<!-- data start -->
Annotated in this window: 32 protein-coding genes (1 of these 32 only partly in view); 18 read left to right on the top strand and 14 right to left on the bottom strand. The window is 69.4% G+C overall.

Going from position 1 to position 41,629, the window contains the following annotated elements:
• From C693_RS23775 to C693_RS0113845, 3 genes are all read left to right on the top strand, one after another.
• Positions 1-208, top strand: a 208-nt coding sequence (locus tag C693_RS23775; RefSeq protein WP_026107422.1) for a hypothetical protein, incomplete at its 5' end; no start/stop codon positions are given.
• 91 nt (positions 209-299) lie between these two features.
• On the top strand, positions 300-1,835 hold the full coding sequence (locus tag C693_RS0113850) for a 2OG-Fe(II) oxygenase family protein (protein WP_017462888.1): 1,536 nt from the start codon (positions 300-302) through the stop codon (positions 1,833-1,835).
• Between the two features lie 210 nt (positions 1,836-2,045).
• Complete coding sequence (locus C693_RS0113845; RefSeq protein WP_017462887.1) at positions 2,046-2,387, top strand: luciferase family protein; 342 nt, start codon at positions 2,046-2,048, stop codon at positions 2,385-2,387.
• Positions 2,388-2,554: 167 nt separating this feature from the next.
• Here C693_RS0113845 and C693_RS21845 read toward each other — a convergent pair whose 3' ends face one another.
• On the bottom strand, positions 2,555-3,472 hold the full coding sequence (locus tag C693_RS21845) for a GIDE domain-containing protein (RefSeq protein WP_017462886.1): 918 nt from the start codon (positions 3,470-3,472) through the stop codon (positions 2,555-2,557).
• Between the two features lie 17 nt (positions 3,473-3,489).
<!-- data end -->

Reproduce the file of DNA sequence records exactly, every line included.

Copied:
Annotated in this window: 32 protein-coding genes (1 of these 32 only partly in view); 18 read left to right on the top strand and 14 right to left on the bottom strand. The window is 69.4% G+C overall.

Going from position 1 to position 41,629, the window contains the following annotated elements:
• From C693_RS23775 to C693_RS0113845, 3 genes are all read left to right on the top strand, one after another.
• Positions 1-208, top strand: a 208-nt coding sequence (locus tag C693_RS23775; RefSeq protein WP_026107422.1) for a hypothetical protein, incomplete at its 5' end; no start/stop codon positions are given.
• 91 nt (positions 209-299) lie between these two features.
• On the top strand, positions 300-1,835 hold the full coding sequence (locus tag C693_RS0113850) for a 2OG-Fe(II) oxygenase family protein (protein WP_017462888.1): 1,536 nt from the start codon (positions 300-302) through the stop codon (positions 1,833-1,835).
• Between the two features lie 210 nt (positions 1,836-2,045).
• Complete coding sequence (locus C693_RS0113845; RefSeq protein WP_017462887.1) at positions 2,046-2,387, top strand: luciferase family protein; 342 nt, start codon at positions 2,046-2,048, stop codon at positions 2,385-2,387.
• Positions 2,388-2,554: 167 nt separating this feature from the next.
• Here C693_RS0113845 and C693_RS21845 read toward each other — a convergent pair whose 3' ends face one another.
• On the bottom strand, positions 2,555-3,472 hold the full coding sequence (locus tag C693_RS21845) for a GIDE domain-containing protein (RefSeq protein WP_017462886.1): 918 nt from the start codon (positions 3,470-3,472) through the stop codon (positions 2,555-2,557).
• Between the two features lie 17 nt (positions 3,473-3,489).